Sunday, November 06, 2005

Silent Stereo Reviews #2

Philly Soul Girls, Vol. I
PH-3
Philly Archives

(out of five)



S
oul music is typically divided into two camps. Down south, you have the Stax/Volt sound, made famous by such luminaries as Otis Redding, Sam & Dave, and Wilson Pickett. Up north, the Motown vibe dominated, characterized by legends like Smokey Robinson, the Supremes, the Temptations, and the Jackson 5. Of course, though, the soul music scene is more than just those two sounds. Vibrant soul scenes took hold in Chicago (Curtis Mayfield), New York (Ben E. King) and Philadelphia.

The most famous members of the Philly soul scene are perhaps the O'Jays and the Spinners, both of whom ironically are not from Philadelphia and whose success came primarily during the seventies. The O'Jays, from Ohio, scored a definitive hit in 1972 with
Back Stabbers, their first release for the new label Philadelphia International, while the Spinners originated in Detroit as a doo wop band, were briefly signed to Motown, and enjoyed their greatest successes from 1972-1977 after hooking up with producer Thom Bell, who is largely credited with developing the Philly soul sound.

Bell's sound, which was to define much of contemporary soul music for the seventies, featured rich vocal harmonies, elaborate arrangements, and lush strings. Bell made his mark on such hits as Jerry Butler's "Only the Strong Survive," Billy Paul's "Me and Mrs. Jones," and "If You Don't Know Me By Now" by Harold Melvin and the Blue Notes. But before Bell arrived, there was a different ethic at place in Philadelphia soul. Prior to Bell's orchestrations, the Philly sound was heavily influenced by doo wop and to a lesser extent, the girl group sound.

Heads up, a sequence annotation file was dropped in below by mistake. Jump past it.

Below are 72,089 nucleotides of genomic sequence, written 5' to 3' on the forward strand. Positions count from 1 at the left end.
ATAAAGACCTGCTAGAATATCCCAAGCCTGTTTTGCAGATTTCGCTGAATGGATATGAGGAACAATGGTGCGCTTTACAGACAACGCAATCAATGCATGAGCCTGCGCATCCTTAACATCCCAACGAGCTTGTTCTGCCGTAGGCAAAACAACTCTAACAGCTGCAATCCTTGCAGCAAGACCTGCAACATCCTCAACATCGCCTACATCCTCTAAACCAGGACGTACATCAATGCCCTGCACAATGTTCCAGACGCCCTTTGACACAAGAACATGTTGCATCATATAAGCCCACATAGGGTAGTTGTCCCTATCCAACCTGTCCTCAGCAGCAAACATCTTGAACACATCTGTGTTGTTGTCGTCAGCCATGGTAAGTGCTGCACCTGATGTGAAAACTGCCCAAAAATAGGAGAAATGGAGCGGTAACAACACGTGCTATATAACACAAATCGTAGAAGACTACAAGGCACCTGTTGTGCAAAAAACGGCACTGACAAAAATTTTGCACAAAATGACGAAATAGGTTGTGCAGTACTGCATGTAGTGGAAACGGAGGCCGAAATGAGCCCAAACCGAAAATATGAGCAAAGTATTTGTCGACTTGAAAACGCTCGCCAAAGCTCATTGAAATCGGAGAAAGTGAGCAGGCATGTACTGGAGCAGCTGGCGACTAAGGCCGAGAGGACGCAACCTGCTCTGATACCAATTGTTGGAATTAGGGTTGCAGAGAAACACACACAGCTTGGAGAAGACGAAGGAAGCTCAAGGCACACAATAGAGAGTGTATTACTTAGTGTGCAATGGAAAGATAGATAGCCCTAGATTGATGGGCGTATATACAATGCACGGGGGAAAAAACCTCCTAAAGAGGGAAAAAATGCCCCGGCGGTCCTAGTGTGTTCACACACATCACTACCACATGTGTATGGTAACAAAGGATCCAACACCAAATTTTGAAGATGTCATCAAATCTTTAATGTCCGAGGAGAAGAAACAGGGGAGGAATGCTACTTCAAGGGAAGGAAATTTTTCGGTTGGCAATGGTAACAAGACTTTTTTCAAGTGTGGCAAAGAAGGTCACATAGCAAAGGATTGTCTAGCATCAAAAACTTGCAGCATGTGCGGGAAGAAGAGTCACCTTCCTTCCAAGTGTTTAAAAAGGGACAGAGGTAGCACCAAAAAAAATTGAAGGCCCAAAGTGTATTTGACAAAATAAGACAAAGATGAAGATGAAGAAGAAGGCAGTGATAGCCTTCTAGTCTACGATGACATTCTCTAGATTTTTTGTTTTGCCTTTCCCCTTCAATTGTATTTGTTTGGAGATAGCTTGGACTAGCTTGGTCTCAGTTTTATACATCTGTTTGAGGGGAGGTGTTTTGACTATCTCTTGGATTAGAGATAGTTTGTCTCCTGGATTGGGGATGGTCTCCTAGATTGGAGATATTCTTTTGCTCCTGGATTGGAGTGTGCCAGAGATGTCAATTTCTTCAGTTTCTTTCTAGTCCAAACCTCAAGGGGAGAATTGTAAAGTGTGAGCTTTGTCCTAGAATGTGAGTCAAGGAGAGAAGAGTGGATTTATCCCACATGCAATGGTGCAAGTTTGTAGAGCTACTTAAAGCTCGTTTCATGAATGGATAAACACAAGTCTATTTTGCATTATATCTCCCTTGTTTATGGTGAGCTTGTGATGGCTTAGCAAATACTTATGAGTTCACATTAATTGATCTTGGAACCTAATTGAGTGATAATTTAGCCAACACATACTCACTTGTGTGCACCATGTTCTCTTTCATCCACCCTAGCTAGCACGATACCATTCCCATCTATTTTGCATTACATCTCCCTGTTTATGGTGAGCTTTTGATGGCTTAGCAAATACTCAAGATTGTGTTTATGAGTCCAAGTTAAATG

Philly Soul Girls, Vol. I captures that ethic, featuring 25 tracks (and three additional instrumentals) recorded from 1962-1965. All the artists on the disc were part of B & L Productions, which was formed in 1962 by songwriter Frank Bendinelli and arranger Leroy Lovett. Bendinelli and Lovett met on Broad Street in Philly and, discovering that they lived a few blocks from each other, formed the Ben Lee music publishing company. The tracks were recorded primarily at Sound Plus studios in Northeast Philly and highlight a good array of heretofore unknown artists--Patty and the Emblems, the Persianettes, Honey and the Bees, the Swans, the Ladybirds, and Ann Byers, to name a few.

The songs on this compliation are raw and emotional. There are no hints of the lushness or strings which Thom Bell would eventually use to define the Philly soul sound of the seventies. What the songs do feature are powerful lead vocals, omnipresent backup harmonies, and percussive horns, guitar stabs, and hand claps. Ann Byers' "Your Love is a Wonderful Thing" wouldn't sound out of place on a Motown compilation, while "The Hard Way," the sole track by the Butterflies, stands out as one of the discs most passionate tracks.

Overall,
Philly Soul Girls Vol. I collects some wonderful songs from some wonderful singers that the music world has largely ignored. As documentation of the nascent Philly soul sound, this disc is a keeper. But perhaps more importantly, Philly Soul Girls Vol I is a reminder of the great number of good music and talented artists who never broke into the mainstream.
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